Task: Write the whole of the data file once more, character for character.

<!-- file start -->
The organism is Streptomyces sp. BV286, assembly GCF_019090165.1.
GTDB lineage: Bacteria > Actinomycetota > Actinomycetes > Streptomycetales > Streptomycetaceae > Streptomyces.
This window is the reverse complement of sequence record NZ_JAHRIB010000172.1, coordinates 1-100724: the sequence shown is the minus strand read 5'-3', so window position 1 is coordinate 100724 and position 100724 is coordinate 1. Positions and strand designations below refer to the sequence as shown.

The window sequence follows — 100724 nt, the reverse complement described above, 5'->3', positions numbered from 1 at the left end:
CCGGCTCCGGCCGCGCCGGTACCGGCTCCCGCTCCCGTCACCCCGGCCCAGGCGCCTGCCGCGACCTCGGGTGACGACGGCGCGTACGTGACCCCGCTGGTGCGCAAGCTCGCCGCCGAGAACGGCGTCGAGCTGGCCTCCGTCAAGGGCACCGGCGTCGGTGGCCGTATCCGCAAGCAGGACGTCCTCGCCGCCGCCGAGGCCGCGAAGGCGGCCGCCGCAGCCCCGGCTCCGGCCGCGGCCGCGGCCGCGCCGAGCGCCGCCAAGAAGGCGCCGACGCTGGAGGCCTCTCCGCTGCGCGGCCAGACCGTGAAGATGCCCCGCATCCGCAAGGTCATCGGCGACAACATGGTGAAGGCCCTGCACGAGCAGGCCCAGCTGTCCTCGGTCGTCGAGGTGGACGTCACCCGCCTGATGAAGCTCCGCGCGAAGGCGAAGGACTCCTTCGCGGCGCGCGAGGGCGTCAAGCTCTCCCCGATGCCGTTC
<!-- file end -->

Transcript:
The organism is Streptomyces sp. BV286, assembly GCF_019090165.1.
GTDB lineage: Bacteria > Actinomycetota > Actinomycetes > Streptomycetales > Streptomycetaceae > Streptomyces.
This window is the reverse complement of sequence record NZ_JAHRIB010000172.1, coordinates 1-100724: the sequence shown is the minus strand read 5'-3', so window position 1 is coordinate 100724 and position 100724 is coordinate 1. Positions and strand designations below refer to the sequence as shown.

The window sequence follows — 100724 nt, the reverse complement described above, 5'->3', positions numbered from 1 at the left end:
CCGGCTCCGGCCGCGCCGGTACCGGCTCCCGCTCCCGTCACCCCGGCCCAGGCGCCTGCCGCGACCTCGGGTGACGACGGCGCGTACGTGACCCCGCTGGTGCGCAAGCTCGCCGCCGAGAACGGCGTCGAGCTGGCCTCCGTCAAGGGCACCGGCGTCGGTGGCCGTATCCGCAAGCAGGACGTCCTCGCCGCCGCCGAGGCCGCGAAGGCGGCCGCCGCAGCCCCGGCTCCGGCCGCGGCCGCGGCCGCGCCGAGCGCCGCCAAGAAGGCGCCGACGCTGGAGGCCTCTCCGCTGCGCGGCCAGACCGTGAAGATGCCCCGCATCCGCAAGGTCATCGGCGACAACATGGTGAAGGCCCTGCACGAGCAGGCCCAGCTGTCCTCGGTCGTCGAGGTGGACGTCACCCGCCTGATGAAGCTCCGCGCGAAGGCGAAGGACTCCTTCGCGGCGCGCGAGGGCGTCAAGCTCTCCCCGATGCCGTTC